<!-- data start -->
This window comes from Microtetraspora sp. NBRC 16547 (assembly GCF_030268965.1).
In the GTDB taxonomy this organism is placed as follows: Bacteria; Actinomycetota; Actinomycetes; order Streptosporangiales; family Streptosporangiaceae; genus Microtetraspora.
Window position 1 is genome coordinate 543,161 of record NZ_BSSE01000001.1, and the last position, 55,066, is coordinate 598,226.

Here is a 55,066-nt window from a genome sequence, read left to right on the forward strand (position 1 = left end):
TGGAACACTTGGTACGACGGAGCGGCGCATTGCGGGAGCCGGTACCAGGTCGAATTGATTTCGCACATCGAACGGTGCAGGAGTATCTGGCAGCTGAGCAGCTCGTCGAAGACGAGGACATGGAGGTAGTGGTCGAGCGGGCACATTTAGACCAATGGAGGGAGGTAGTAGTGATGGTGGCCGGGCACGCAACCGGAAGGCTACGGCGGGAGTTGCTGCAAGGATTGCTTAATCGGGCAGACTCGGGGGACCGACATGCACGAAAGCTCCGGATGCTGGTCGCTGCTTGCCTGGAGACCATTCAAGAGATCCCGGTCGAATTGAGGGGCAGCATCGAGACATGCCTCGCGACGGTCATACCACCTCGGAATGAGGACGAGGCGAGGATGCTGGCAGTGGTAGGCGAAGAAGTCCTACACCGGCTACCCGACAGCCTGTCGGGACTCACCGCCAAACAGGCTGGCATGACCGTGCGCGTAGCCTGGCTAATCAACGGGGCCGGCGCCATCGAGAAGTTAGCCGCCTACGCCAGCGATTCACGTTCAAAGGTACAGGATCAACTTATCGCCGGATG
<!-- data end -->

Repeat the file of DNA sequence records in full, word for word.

This window comes from Microtetraspora sp. NBRC 16547 (assembly GCF_030268965.1).
In the GTDB taxonomy this organism is placed as follows: Bacteria; Actinomycetota; Actinomycetes; order Streptosporangiales; family Streptosporangiaceae; genus Microtetraspora.
Window position 1 is genome coordinate 543,161 of record NZ_BSSE01000001.1, and the last position, 55,066, is coordinate 598,226.

Here is a 55,066-nt window from a genome sequence, read left to right on the forward strand (position 1 = left end):
TGGAACACTTGGTACGACGGAGCGGCGCATTGCGGGAGCCGGTACCAGGTCGAATTGATTTCGCACATCGAACGGTGCAGGAGTATCTGGCAGCTGAGCAGCTCGTCGAAGACGAGGACATGGAGGTAGTGGTCGAGCGGGCACATTTAGACCAATGGAGGGAGGTAGTAGTGATGGTGGCCGGGCACGCAACCGGAAGGCTACGGCGGGAGTTGCTGCAAGGATTGCTTAATCGGGCAGACTCGGGGGACCGACATGCACGAAAGCTCCGGATGCTGGTCGCTGCTTGCCTGGAGACCATTCAAGAGATCCCGGTCGAATTGAGGGGCAGCATCGAGACATGCCTCGCGACGGTCATACCACCTCGGAATGAGGACGAGGCGAGGATGCTGGCAGTGGTAGGCGAAGAAGTCCTACACCGGCTACCCGACAGCCTGTCGGGACTCACCGCCAAACAGGCTGGCATGACCGTGCGCGTAGCCTGGCTAATCAACGGGGCCGGCGCCATCGAGAAGTTAGCCGCCTACGCCAGCGATTCACGTTCAAAGGTACAGGATCAACTTATCGCCGGATG